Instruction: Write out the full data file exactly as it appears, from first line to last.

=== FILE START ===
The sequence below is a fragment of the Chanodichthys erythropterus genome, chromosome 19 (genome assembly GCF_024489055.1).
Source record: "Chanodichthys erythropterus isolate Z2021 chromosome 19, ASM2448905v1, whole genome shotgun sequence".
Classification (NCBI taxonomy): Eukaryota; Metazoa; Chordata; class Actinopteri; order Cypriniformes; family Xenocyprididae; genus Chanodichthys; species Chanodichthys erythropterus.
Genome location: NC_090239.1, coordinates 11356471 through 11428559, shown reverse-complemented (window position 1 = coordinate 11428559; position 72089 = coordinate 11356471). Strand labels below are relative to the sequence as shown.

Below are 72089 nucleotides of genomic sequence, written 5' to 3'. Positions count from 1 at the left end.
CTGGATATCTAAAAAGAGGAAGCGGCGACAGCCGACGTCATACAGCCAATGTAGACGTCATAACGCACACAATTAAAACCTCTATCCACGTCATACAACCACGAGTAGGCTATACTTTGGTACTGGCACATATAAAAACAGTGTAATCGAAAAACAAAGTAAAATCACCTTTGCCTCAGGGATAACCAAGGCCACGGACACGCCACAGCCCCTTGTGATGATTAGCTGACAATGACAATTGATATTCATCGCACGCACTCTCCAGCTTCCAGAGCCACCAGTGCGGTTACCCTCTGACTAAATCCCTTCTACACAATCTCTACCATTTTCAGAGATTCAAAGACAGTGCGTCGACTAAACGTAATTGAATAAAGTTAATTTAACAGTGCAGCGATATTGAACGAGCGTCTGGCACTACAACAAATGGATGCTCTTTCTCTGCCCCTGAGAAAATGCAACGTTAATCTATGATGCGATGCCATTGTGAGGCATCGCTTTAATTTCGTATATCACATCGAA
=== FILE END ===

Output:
The sequence below is a fragment of the Chanodichthys erythropterus genome, chromosome 19 (genome assembly GCF_024489055.1).
Source record: "Chanodichthys erythropterus isolate Z2021 chromosome 19, ASM2448905v1, whole genome shotgun sequence".
Classification (NCBI taxonomy): Eukaryota; Metazoa; Chordata; class Actinopteri; order Cypriniformes; family Xenocyprididae; genus Chanodichthys; species Chanodichthys erythropterus.
Genome location: NC_090239.1, coordinates 11356471 through 11428559, shown reverse-complemented (window position 1 = coordinate 11428559; position 72089 = coordinate 11356471). Strand labels below are relative to the sequence as shown.

Below are 72089 nucleotides of genomic sequence, written 5' to 3'. Positions count from 1 at the left end.
CTGGATATCTAAAAAGAGGAAGCGGCGACAGCCGACGTCATACAGCCAATGTAGACGTCATAACGCACACAATTAAAACCTCTATCCACGTCATACAACCACGAGTAGGCTATACTTTGGTACTGGCACATATAAAAACAGTGTAATCGAAAAACAAAGTAAAATCACCTTTGCCTCAGGGATAACCAAGGCCACGGACACGCCACAGCCCCTTGTGATGATTAGCTGACAATGACAATTGATATTCATCGCACGCACTCTCCAGCTTCCAGAGCCACCAGTGCGGTTACCCTCTGACTAAATCCCTTCTACACAATCTCTACCATTTTCAGAGATTCAAAGACAGTGCGTCGACTAAACGTAATTGAATAAAGTTAATTTAACAGTGCAGCGATATTGAACGAGCGTCTGGCACTACAACAAATGGATGCTCTTTCTCTGCCCCTGAGAAAATGCAACGTTAATCTATGATGCGATGCCATTGTGAGGCATCGCTTTAATTTCGTATATCACATCGAA